“The Perfect American Family”, that the media projects is the American Dream to chase for, and that, this is the norm, in terms of how a family should be. The film starts off by showing these traditional stereotypes, then gradually starts challenging them.
The stereotypical family, Lester and Carolyn, typical mom and dad who both work and make a decent living, Jane, typical teenager with typical high school problems (physical appearance). One would assume that this “perfect” family would be fine, but that is not the case. That is because this modernism view on the “perfect family” was developed before the world wars. Afterwards society changed, however, “how your family should act” and “behave” is all “mediatized” (hyper reality), it is actually not true, it is merely how the media portrays the perfect family. The director of the movie shows saturated images, such as the floating rose petals that are on Angela whenever Lester fantasies about her, this I believe is done in an extreme sense to really portray the hyper reality aspect of the entire movie. The director wants to show just how extreme and absurd Lester’s fantasies about Angela are, and that even though they are so extreme and imaginary, that Lester still “believes” in the fantasy, and it is also a portrayal of how society today still believes in these very unrealistic fantasies.
This movie also criticizes dominant cultural tropes, a perfect example is the ending of the movie. Most movies and stories have happy endings, and most people believe that you need a “happy” ending in order for the ending to be “good” or “positive”. The director completely goes against this norm, and actually has the main character, Lester, killed at the end of the movie. The intriguing aspect of this ending is that, although Lester gets killed, the ending does not seem “sad” to me. Personally, I believe that the director wanted to show us that even though Lester dies, that he was actually very happy by the end of the movie, and his personal monologue defends this argument. Lester talks about how beautiful the world is, and that even though he is dead, that he enjoyed his life. For me, Lester thought it was better to live a short yet wonderful life, than a long and unhappy one. Thus, the fact that the ending has the main character killed, yet still is not a “sad” ending, truly goes against the cultural norm.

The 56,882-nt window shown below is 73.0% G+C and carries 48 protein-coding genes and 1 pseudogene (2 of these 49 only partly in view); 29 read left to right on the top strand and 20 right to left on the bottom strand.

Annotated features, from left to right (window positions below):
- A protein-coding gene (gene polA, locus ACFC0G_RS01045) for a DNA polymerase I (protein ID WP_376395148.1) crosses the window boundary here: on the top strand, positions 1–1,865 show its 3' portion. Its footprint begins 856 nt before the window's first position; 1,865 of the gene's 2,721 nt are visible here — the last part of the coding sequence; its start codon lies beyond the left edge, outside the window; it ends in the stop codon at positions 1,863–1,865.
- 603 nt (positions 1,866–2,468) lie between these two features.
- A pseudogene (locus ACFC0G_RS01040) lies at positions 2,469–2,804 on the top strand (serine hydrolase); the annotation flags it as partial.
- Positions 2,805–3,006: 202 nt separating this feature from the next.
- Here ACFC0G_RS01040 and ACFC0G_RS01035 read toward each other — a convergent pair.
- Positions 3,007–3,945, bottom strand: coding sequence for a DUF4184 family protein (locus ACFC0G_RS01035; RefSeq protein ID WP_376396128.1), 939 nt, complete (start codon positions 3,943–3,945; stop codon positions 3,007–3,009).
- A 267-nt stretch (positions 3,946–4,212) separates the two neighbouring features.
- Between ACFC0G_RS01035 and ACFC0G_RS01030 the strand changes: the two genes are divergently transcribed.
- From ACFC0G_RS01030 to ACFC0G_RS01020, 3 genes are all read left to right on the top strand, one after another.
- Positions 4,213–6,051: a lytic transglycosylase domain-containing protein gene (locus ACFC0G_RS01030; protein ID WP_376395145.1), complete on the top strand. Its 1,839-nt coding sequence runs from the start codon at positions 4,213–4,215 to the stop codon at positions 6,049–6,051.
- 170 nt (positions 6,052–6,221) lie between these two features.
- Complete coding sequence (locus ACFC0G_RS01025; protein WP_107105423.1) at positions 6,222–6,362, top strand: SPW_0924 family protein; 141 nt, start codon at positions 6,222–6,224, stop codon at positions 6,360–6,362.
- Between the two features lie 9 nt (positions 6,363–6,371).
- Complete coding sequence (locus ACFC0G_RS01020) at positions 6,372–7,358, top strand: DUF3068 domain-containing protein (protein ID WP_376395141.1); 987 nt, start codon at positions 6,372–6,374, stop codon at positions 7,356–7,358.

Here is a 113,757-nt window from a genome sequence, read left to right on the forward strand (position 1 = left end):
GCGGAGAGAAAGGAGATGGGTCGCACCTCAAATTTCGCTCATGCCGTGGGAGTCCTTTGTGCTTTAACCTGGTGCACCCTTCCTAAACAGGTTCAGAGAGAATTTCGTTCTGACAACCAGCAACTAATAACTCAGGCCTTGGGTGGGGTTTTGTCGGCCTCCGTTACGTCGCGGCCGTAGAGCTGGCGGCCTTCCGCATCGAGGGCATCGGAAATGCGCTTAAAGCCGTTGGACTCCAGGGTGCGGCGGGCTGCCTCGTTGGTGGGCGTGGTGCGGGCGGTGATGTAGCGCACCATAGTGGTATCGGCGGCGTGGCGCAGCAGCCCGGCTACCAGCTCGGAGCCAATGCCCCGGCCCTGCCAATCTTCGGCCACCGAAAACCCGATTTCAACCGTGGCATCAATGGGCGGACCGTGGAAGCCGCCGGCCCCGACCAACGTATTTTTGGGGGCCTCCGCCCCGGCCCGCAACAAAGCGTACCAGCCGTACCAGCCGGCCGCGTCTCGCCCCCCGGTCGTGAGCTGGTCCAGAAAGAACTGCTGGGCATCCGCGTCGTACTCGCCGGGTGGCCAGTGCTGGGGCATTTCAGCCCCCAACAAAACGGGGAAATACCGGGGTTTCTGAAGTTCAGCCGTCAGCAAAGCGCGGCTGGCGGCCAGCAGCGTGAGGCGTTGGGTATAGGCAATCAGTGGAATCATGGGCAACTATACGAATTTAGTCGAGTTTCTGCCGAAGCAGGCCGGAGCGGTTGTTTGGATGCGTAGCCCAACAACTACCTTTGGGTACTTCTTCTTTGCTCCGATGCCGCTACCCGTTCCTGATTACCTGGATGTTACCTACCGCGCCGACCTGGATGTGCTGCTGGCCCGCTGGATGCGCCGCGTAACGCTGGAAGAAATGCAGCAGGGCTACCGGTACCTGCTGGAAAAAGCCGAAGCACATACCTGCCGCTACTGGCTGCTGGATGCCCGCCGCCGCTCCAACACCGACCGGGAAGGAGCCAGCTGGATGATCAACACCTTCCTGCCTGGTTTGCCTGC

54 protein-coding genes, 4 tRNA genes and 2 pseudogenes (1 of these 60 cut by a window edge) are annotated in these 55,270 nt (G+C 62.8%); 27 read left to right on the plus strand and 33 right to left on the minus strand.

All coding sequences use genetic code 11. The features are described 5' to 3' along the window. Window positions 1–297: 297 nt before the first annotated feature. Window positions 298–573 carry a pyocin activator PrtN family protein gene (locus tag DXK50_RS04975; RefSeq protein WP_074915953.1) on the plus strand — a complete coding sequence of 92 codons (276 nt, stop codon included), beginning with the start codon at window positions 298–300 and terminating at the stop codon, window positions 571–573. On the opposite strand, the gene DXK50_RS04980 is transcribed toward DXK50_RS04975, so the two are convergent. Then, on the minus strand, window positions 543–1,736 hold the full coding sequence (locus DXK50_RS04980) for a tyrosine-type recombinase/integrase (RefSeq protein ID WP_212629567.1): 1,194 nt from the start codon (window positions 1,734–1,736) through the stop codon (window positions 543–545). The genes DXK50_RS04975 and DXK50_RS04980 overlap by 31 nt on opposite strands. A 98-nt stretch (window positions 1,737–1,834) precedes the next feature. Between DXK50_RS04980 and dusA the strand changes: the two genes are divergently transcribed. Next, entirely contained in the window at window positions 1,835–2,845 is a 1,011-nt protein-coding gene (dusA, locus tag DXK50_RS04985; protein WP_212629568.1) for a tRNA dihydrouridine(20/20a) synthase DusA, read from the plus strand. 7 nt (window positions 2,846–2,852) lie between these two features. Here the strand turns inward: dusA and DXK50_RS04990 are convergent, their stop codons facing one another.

Zizek & Lacan talk about reality vs fantasy, in American Beauty, Lester has this fantasy of being able to have intercourse with Angela, however, the director of the movie shows us that, just like in real life, things we often chase, that we believe is possible and attainable, is actually just a fantasy. No one actually obtains the actual desire, they are actually just chasing the fantasy. The desire to continue the fantasy, not the obtaining of the object of desire, is what drives people. Lester originally thought that he wanted Angela, but when the opportunity arrives, he realizes that he does not actually want her, he just liked the fantasy of having her. In his fantasy, Angela was not a virgin, and slept around with a lot of people, adding to her overall “sexy image”, and this image was something Lester created in his head, he created an artificial Angela in his head, and that was what he was chasing. Upon realizing that the fantasy image he had created of Angela, is not true, the fantasy died, and this stopped Lester’s desire to want Angela anymore.
As Zizek described how movies tell you how to desire, in a sense you can actually see that in this movie. While the director was clearly attempting to show the holes and hyper reality of the traditional perfect family image, he was actually forcing viewers to some extent, to believe that his theory on the perfect family is true. For example, he shows us how Lester went from being the stereotypical father, to the “laissez-faire”, do not care anymore, father. He shows how Lester becomes a lot happier by doing so, thus by showing us that, the director wants us to desire to become like Lester in a sense, to adapt the “do not care” attitude. Even reflecting back now, after watching the movie, I myself, wanted to adapt this “do not care” lifestyle, because the movie convinced me, by showing how well it worked out for Lester.